The Pros and Cons of Non-Stop Balance Changes

For most Hearthstone players, the fact that Team 5 has shown a newfound willingness to regularly step in and adjust the meta is a positive – but even though it’s an objective improvement over the dark times when it took three months and the release of a new set to see a nerf to the dreaded Undertaker, there are certain downsides to stirring the pot on such a regular basis.

New Year, New Nerfs

It’s just as well that the 16.0.8 nerfs were just announced as I was writing this article. The latest round of updates continues hitting Galakrond Shaman which bounced back as a top tier deck in high Legend even after the initial impact of the last round of changes made. The developers have gone on record saying they feel like Galakrond decks are a bit overtuned overall, and Warlock and Warrior also had to suffer small nerfs to their support cards. Dragonqueen Alexstrasza can’t go infinite anymore, and no one in their right mind will complain about removing that level of highroll potential from Standard. Meanwhile, Necrium Apothecary was also adjusted, which feels like another knee-jerk reaction to Reddit complaints rather than a meaningful issue in the metagame. Just like the last round of nerfs, each individual change makes sense, but there’s a good argument to be made that there’s a bit too much of it going around.

Back in the days of the open beta, many sweeping changes were made to cards in the Classic set, and it felt like a huge step back for many when Team 5 opted for a much more conservative approach after the game’s official launch. Not leaning into the digital nature of their game was widely considered to be a poor decision (and arguably one of the main reasons why Artifact sank without a trace as the developers initially committed to no nerfs whatsoever before quickly changing their mind in light of plummeting player numbers), and the way Ben Brode and co. hoped the GvG cards would solve the Undertaker problem from The Curse of Naxxramas (notably including two useless counter tools in the form of Lil' Exorcist and Scarlet Purifier to counter a card which snowballed by gaining +1/+1 for each Deathrattle instead of just +1 Attack) was definitely not the way to go.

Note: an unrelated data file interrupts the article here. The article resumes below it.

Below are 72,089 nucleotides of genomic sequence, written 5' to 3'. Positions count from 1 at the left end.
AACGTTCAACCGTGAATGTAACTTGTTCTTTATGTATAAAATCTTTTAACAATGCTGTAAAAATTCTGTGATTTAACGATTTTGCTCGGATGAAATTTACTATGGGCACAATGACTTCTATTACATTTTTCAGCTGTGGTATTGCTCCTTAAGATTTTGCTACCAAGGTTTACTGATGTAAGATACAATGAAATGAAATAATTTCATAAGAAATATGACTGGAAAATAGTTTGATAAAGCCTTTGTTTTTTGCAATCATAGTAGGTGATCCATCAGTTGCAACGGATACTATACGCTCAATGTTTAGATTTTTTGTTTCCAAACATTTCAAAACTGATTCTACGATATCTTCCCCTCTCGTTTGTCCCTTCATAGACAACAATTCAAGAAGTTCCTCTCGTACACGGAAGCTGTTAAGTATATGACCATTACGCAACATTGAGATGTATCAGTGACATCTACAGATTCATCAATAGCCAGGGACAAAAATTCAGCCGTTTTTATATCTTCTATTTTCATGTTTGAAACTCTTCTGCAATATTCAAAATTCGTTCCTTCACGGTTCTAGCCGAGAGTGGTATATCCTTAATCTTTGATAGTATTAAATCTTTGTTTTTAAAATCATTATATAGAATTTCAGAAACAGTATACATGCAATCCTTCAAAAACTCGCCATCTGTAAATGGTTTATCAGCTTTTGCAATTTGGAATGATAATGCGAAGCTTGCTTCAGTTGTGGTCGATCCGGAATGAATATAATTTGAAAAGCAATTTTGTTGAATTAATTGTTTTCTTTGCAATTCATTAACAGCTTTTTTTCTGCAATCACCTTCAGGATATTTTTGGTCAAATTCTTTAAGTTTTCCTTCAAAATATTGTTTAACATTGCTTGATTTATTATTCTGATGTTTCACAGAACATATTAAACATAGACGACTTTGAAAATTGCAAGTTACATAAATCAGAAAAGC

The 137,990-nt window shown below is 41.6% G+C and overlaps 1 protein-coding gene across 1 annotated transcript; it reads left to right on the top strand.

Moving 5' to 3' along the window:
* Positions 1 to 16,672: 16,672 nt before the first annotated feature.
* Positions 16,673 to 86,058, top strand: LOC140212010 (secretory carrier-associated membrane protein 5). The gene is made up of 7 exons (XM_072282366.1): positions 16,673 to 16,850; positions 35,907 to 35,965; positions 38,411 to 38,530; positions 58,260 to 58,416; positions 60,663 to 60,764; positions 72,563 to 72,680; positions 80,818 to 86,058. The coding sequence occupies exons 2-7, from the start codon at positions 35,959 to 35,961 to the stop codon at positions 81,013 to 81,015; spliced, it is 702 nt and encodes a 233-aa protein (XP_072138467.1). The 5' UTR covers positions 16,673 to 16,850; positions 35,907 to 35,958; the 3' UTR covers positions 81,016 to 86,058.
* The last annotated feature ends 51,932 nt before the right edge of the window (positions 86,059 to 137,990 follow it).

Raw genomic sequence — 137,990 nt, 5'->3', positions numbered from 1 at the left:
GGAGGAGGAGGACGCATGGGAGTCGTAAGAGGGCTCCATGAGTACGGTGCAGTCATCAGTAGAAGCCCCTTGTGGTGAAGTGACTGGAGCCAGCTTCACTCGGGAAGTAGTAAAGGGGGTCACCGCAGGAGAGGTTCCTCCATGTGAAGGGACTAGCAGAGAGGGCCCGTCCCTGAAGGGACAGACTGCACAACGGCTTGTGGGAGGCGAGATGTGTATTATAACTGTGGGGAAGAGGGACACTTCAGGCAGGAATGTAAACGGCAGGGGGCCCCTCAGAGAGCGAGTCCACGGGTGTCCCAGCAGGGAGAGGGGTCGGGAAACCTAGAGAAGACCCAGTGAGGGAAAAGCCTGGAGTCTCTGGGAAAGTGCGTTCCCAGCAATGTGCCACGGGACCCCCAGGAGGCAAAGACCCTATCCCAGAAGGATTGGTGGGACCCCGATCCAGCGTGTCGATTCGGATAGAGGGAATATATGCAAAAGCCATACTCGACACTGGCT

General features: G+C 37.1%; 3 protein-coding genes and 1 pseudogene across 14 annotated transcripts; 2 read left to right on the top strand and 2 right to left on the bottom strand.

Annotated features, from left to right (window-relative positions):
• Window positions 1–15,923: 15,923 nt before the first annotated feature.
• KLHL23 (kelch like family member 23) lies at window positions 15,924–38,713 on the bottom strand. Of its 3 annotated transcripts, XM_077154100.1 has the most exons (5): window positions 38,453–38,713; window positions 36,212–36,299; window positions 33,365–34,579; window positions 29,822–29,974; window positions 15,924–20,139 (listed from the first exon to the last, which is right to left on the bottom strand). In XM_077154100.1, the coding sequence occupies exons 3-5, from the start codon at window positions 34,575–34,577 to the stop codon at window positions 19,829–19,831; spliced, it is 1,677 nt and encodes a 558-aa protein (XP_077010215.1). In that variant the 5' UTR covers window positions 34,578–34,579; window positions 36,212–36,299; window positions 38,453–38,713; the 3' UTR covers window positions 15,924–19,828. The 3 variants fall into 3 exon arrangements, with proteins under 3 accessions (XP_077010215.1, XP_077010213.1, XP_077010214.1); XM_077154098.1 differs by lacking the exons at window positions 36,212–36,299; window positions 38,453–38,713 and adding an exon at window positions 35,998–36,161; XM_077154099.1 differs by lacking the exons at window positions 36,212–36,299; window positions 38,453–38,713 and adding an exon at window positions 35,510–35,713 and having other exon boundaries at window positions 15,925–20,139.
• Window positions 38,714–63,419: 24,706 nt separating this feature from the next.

As the years went on, the growth of decktracking tools and strategy sites also meant that the community began to burn through the content at a much faster pace, leaving to mostly or completely solved metas halfway through an expansion cycle. This was one of the most significant complaints of veteran players in the past (alongside a lack of long-term targets or alternative game modes), and adjusting to this reality was one of the most promising moves made by the new Team 5 leadership over the course of the last year. The current approach also meshes better with the sort of pace mobile users have gotten used to in their games over the years, but it inevitably sacrifices a certain depth of the gameplay experience. Content shakeups like the Rise of Mechs and Doom in the Tomb events (problems with the latter notwithstanding) seem like a great solution, injecting new life into the metagame without releasing an entire new set and completely upending everything. However, once you throw multiple nerfs onto this pile even before the Galakrond’s Awakening adventure was even officially announced, one inevitably has to wonder whether there’s too much of a good thing.